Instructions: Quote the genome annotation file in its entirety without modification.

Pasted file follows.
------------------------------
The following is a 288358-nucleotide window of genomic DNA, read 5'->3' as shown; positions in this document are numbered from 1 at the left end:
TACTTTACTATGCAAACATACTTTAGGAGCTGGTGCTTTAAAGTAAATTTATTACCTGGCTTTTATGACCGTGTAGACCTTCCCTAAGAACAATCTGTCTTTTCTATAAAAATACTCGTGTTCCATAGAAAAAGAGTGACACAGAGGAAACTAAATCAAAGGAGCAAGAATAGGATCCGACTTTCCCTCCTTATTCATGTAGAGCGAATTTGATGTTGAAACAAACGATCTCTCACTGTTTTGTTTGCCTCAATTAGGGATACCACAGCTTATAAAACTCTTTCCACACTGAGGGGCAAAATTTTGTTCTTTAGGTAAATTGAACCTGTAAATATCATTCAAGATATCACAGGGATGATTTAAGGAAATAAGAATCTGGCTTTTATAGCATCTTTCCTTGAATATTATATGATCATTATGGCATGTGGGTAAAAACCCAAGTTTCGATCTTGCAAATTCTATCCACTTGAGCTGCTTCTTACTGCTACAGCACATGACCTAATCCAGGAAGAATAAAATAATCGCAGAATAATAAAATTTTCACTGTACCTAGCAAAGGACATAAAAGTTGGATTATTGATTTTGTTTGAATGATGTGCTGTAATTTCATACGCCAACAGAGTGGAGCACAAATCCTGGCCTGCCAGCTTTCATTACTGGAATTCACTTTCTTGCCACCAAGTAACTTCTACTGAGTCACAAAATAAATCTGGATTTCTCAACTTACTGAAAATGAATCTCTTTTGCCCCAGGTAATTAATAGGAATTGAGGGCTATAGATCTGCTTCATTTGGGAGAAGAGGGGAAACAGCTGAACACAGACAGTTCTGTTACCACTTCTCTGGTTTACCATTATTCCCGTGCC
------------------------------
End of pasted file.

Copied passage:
The following is a 288358-nucleotide window of genomic DNA, read 5'->3' as shown; positions in this document are numbered from 1 at the left end:
TACTTTACTATGCAAACATACTTTAGGAGCTGGTGCTTTAAAGTAAATTTATTACCTGGCTTTTATGACCGTGTAGACCTTCCCTAAGAACAATCTGTCTTTTCTATAAAAATACTCGTGTTCCATAGAAAAAGAGTGACACAGAGGAAACTAAATCAAAGGAGCAAGAATAGGATCCGACTTTCCCTCCTTATTCATGTAGAGCGAATTTGATGTTGAAACAAACGATCTCTCACTGTTTTGTTTGCCTCAATTAGGGATACCACAGCTTATAAAACTCTTTCCACACTGAGGGGCAAAATTTTGTTCTTTAGGTAAATTGAACCTGTAAATATCATTCAAGATATCACAGGGATGATTTAAGGAAATAAGAATCTGGCTTTTATAGCATCTTTCCTTGAATATTATATGATCATTATGGCATGTGGGTAAAAACCCAAGTTTCGATCTTGCAAATTCTATCCACTTGAGCTGCTTCTTACTGCTACAGCACATGACCTAATCCAGGAAGAATAAAATAATCGCAGAATAATAAAATTTTCACTGTACCTAGCAAAGGACATAAAAGTTGGATTATTGATTTTGTTTGAATGATGTGCTGTAATTTCATACGCCAACAGAGTGGAGCACAAATCCTGGCCTGCCAGCTTTCATTACTGGAATTCACTTTCTTGCCACCAAGTAACTTCTACTGAGTCACAAAATAAATCTGGATTTCTCAACTTACTGAAAATGAATCTCTTTTGCCCCAGGTAATTAATAGGAATTGAGGGCTATAGATCTGCTTCATTTGGGAGAAGAGGGGAAACAGCTGAACACAGACAGTTCTGTTACCACTTCTCTGGTTTACCATTATTCCCGTGCC